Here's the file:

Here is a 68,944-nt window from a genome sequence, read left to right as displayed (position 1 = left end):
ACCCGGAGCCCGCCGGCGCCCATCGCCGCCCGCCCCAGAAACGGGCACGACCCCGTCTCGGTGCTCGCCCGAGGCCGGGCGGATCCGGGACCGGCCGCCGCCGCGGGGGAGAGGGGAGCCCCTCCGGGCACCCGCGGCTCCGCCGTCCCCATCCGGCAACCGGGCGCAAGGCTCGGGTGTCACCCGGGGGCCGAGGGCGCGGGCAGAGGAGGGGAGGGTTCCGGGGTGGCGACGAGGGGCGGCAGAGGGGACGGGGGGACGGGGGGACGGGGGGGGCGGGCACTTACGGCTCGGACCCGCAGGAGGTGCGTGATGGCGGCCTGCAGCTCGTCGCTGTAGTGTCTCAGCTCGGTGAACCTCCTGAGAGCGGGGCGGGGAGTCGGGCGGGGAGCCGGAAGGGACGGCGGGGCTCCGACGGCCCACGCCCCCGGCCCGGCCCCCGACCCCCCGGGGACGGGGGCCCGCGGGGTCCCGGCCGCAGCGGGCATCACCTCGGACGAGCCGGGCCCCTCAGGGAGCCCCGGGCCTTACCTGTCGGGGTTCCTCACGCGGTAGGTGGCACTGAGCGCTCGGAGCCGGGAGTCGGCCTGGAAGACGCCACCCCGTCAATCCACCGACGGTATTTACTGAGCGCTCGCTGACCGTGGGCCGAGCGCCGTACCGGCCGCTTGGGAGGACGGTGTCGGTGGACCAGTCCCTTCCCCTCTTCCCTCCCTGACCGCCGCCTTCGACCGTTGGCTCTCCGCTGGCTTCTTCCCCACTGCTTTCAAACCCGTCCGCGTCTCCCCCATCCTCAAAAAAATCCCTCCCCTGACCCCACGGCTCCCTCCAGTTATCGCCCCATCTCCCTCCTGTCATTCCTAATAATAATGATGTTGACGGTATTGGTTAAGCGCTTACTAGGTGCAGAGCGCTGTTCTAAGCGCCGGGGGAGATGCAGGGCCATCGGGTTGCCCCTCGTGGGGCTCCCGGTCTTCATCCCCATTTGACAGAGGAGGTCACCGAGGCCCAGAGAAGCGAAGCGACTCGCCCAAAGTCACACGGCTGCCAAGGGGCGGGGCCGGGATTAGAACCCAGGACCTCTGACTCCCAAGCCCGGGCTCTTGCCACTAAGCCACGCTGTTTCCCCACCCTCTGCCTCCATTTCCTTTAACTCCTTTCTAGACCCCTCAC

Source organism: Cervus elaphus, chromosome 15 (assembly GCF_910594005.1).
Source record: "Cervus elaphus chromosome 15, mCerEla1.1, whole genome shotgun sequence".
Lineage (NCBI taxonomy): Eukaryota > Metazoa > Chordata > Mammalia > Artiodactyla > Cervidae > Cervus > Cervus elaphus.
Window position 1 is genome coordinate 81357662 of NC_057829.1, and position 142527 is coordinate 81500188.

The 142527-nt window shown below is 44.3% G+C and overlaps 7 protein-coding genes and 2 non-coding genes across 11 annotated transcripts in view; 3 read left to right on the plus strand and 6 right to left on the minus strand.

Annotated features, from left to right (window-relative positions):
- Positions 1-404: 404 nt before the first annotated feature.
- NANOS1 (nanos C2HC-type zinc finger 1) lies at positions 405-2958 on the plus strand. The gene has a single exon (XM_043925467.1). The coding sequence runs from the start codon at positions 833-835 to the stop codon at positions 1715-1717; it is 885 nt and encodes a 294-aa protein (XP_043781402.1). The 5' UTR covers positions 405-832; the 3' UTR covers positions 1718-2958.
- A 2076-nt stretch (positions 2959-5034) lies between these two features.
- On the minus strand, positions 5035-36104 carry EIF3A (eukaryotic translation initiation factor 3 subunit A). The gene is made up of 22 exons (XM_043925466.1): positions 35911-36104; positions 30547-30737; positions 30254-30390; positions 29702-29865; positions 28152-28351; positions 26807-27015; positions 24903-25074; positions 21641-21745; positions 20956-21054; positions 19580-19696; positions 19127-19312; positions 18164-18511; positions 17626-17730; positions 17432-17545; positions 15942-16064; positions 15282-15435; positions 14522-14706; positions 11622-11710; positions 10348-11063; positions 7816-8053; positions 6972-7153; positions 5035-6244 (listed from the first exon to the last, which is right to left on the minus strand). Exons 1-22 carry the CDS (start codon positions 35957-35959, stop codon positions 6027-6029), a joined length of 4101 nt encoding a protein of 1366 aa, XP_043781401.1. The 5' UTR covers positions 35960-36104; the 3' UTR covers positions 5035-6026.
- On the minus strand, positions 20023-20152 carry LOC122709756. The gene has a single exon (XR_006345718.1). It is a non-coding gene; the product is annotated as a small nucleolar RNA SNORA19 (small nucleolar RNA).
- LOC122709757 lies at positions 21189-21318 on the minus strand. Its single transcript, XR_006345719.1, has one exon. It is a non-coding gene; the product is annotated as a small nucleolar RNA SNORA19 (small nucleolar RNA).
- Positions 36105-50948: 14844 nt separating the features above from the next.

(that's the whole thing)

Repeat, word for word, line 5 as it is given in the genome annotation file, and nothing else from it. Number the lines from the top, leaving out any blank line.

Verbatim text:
Lineage (NCBI taxonomy): Eukaryota > Metazoa > Chordata > Mammalia > Artiodactyla > Cervidae > Cervus > Cervus elaphus.